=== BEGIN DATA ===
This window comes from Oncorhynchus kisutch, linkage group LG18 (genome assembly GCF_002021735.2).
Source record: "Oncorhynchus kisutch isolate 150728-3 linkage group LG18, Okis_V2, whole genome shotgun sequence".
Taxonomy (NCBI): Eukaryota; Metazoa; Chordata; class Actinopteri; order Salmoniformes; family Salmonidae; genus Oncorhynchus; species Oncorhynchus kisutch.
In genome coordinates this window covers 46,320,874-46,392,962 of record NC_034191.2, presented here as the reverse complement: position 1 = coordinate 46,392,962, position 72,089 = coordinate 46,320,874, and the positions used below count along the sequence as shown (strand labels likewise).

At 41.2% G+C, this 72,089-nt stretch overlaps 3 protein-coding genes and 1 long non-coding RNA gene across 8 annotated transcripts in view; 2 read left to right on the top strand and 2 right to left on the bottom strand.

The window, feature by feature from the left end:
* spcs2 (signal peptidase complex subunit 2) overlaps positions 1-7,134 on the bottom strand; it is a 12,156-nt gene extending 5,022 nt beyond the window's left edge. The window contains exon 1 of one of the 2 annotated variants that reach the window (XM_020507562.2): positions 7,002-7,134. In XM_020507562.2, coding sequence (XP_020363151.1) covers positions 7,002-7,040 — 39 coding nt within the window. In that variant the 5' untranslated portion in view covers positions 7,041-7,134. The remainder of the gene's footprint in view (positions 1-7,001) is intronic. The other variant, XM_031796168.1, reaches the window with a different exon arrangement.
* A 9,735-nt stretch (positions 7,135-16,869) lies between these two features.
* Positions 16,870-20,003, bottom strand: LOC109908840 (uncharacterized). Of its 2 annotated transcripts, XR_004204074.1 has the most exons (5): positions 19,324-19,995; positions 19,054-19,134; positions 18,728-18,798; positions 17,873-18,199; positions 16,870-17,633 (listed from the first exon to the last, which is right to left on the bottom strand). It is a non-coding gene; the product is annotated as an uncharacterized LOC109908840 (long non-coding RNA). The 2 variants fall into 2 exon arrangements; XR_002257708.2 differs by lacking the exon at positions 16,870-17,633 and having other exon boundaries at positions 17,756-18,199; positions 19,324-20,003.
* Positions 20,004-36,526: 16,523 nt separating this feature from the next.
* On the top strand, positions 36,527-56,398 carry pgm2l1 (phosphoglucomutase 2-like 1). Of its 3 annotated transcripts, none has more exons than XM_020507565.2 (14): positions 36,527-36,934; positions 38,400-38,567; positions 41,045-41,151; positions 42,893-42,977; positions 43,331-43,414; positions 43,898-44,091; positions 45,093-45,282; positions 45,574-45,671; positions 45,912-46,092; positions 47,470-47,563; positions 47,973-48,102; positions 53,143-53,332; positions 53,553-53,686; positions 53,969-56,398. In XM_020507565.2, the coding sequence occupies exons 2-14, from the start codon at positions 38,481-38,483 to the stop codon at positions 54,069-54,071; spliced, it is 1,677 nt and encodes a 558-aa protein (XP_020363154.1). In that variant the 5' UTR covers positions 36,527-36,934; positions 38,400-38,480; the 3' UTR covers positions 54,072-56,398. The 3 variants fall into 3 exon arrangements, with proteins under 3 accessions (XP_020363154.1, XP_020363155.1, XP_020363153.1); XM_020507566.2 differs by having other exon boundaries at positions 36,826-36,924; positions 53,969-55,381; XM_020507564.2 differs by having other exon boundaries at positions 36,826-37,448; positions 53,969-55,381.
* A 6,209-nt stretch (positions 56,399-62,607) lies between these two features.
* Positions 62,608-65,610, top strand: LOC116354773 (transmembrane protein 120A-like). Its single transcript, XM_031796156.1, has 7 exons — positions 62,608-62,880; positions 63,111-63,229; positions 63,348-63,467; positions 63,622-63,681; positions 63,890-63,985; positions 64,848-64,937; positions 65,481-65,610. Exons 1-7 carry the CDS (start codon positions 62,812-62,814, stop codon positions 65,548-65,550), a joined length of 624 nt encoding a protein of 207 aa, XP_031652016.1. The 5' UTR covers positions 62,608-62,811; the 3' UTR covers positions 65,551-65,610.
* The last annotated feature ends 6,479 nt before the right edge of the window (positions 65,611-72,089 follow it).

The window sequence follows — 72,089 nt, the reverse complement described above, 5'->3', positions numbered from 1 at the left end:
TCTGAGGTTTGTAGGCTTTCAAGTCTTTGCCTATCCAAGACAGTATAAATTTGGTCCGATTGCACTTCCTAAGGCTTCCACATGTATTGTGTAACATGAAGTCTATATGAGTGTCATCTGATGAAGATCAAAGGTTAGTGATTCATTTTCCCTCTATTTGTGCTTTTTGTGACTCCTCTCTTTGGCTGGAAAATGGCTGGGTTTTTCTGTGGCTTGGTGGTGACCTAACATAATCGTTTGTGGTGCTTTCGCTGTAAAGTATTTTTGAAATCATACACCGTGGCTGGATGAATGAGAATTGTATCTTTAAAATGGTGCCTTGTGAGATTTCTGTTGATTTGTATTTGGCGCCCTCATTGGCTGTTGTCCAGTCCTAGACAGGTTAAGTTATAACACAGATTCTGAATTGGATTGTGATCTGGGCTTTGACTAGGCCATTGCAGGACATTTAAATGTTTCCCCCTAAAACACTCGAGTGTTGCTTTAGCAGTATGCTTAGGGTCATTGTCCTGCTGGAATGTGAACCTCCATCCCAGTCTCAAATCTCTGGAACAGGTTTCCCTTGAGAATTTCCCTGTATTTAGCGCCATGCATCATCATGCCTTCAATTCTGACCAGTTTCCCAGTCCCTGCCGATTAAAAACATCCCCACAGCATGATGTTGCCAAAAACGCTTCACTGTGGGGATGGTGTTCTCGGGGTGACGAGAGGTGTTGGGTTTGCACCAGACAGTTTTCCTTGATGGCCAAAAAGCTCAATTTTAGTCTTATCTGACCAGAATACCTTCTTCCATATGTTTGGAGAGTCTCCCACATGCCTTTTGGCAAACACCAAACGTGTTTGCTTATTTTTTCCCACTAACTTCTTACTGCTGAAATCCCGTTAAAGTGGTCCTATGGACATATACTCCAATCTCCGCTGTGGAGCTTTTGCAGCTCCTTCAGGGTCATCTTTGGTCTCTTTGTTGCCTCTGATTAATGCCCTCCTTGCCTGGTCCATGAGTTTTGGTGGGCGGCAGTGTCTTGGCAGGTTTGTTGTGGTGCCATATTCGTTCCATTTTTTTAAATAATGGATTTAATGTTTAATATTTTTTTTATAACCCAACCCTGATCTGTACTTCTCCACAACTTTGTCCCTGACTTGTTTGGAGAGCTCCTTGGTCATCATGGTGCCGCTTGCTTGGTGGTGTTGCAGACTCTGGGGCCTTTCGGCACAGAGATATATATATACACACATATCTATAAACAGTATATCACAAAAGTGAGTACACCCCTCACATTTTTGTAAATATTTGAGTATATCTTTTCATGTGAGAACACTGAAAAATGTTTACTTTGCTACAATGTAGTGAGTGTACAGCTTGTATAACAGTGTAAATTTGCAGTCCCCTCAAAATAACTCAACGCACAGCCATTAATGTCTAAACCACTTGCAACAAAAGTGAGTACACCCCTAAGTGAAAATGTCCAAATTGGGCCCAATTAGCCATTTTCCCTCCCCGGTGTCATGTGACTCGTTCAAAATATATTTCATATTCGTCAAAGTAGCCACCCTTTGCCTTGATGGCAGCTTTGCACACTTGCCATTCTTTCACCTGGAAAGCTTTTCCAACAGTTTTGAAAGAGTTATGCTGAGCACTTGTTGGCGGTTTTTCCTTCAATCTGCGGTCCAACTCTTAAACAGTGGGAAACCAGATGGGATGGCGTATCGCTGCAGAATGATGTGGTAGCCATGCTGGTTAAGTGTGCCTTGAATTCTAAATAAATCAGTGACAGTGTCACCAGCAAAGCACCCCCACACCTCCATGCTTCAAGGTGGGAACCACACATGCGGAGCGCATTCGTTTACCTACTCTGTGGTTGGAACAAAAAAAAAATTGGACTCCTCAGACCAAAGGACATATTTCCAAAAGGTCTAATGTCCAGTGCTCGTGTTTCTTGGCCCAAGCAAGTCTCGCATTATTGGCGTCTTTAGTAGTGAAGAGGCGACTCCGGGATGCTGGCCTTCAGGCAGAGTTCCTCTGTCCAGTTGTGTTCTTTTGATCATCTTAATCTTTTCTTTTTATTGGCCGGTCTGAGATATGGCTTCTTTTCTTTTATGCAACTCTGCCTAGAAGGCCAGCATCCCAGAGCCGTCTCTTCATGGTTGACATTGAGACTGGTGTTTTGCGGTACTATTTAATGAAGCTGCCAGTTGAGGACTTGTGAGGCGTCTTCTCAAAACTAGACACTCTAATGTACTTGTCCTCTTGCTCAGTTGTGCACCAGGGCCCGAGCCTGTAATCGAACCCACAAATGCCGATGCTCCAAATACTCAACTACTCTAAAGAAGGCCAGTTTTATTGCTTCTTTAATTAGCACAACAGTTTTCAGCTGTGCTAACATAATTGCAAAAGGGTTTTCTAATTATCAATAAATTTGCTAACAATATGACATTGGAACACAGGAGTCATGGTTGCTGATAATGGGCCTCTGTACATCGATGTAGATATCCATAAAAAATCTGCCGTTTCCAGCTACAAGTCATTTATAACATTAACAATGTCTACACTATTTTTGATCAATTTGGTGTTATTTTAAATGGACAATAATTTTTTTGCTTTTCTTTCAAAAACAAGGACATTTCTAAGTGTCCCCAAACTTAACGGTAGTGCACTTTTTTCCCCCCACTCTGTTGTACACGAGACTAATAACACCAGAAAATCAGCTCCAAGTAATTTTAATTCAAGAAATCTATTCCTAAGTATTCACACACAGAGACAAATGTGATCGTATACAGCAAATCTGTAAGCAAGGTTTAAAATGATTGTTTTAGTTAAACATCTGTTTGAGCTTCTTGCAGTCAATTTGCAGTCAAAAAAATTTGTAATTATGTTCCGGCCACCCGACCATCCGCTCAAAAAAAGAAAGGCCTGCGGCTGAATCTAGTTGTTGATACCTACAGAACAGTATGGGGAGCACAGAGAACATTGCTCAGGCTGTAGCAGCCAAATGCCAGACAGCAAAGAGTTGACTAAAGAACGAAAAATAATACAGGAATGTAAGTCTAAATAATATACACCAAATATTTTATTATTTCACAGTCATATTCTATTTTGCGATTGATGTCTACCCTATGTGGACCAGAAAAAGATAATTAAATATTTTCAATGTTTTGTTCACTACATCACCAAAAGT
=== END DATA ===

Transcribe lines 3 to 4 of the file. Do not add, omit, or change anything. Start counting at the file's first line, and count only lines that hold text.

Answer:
Taxonomy (NCBI): Eukaryota; Metazoa; Chordata; class Actinopteri; order Salmoniformes; family Salmonidae; genus Oncorhynchus; species Oncorhynchus kisutch.
In genome coordinates this window covers 46,320,874-46,392,962 of record NC_034191.2, presented here as the reverse complement: position 1 = coordinate 46,392,962, position 72,089 = coordinate 46,320,874, and the positions used below count along the sequence as shown (strand labels likewise).